Font Size
A
A
A

Diabetes: Staying Motivated


Topic Overview

You may find it difficult to stay motivated to manage your diabetes appropriately. The following suggestions may help.

Set goals and provide positive reinforcement

Praise and reward yourself for the things you do right. Use nonfood rewards, such as clothing, sports equipment, books, a golf trip, or a movie night. Engage in positive self-talk instead of being negative or critical of yourself.

Set short-term goals for healthy eating habits and exercise.

Seek support

Surround yourself with people who encourage and motivate you. Sources of support may include:

  • Health professionals.
  • Friends.
  • Family.
  • An exercise buddy or program.
  • An organized diabetes support group.

Look for opportunities to attend meetings or classes where you can receive new diabetes information or simply receive reinforcement of concepts that are already familiar to you.

Keep in contact with your doctors. Let them know if you are having difficulties with any area of your care, or if something has changed in your health or lifestyle that may require an adjustment in your diabetes treatment.

Keep things in perspective

Remember that diabetes is a part of your life, but it does not have to take over your life. Also, remember you are not alone. Diabetes is very common. About 23.6 million people in the United States have this disease.1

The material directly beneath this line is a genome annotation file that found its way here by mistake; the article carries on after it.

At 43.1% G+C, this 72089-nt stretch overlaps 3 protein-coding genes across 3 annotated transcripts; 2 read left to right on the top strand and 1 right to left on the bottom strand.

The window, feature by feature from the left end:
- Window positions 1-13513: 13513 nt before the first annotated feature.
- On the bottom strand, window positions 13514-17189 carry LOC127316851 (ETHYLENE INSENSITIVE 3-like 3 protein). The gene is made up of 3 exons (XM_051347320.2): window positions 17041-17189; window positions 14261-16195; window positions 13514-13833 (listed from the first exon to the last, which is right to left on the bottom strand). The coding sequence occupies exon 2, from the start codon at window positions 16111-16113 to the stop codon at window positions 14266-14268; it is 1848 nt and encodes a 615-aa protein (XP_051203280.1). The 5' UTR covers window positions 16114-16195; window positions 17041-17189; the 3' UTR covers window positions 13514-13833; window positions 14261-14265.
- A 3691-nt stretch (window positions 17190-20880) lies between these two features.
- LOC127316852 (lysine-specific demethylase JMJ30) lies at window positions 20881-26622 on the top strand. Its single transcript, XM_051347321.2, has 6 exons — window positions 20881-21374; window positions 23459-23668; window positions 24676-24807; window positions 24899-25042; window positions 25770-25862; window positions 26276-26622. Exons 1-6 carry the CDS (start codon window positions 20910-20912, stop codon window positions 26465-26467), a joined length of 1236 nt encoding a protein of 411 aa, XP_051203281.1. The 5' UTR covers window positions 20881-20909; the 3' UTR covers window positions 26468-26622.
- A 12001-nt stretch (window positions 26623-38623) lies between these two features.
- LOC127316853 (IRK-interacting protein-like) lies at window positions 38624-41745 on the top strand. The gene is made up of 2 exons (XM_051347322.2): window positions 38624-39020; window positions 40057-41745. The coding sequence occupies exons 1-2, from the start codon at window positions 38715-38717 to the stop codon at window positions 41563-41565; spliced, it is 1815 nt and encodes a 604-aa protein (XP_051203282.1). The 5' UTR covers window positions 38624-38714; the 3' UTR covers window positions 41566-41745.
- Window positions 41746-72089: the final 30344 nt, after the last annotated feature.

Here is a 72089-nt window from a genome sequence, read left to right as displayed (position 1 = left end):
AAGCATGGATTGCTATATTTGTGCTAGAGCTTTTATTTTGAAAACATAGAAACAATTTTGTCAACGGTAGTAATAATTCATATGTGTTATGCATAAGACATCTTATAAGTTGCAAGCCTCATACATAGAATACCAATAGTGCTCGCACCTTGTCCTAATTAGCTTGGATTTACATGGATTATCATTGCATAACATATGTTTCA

Final thoughts

Continually remind yourself that everything you are doing to manage your diabetes appropriately is making a tremendous difference in the quality of your life now and well into the future. It may be helpful even to make a list of the health benefits of properly managing your disease and keep it close at hand. Include things on the list that are important to you.

Some items you could include might be:

  • I feel good because my blood sugars are more stable. I no longer have uncomfortable highs or lows.
  • I am reducing the likelihood that diabetes will interfere with my plans for the future. This lowers my risk for problems with my heart, eyes, feet, and legs.
  • I have more energy.
  • I can think more clearly.
  • I feel better about myself, because I am eating healthy foods and/or I have started exercising.

Related Information

References

Citations

  1. Centers for Disease Control and Prevention (2011). National Diabetes Fact Sheet, 2011. Atlanta: U.S. Department of Health and Human Services. Available online: http://www.cdc.gov/diabetes/pubs/pdf/ndfs_2011.pdf.

Credits

ByHealthwise Staff
Primary Medical ReviewerE. Gregory Thompson, MD - Internal Medicine
Specialist Medical ReviewerJennifer Hone, MD - Endocrinology, Diabetes and Metabolism
Last RevisedFebruary 19, 2013

eMedicineHealth Medical Reference from Healthwise

This information does not replace the advice of a doctor. Healthwise disclaims any warranty or liability for your use of this information. Your use of this information means that you agree to the Terms of Use. How this information was developed to help you make better health decisions.

To learn more visit Healthwise.org

© 1995-2014 Healthwise, Incorporated. Healthwise, Healthwise for every health decision, and the Healthwise logo are trademarks of Healthwise, Incorporated.



NIH talks about Ebola on WebMD


Medical Dictionary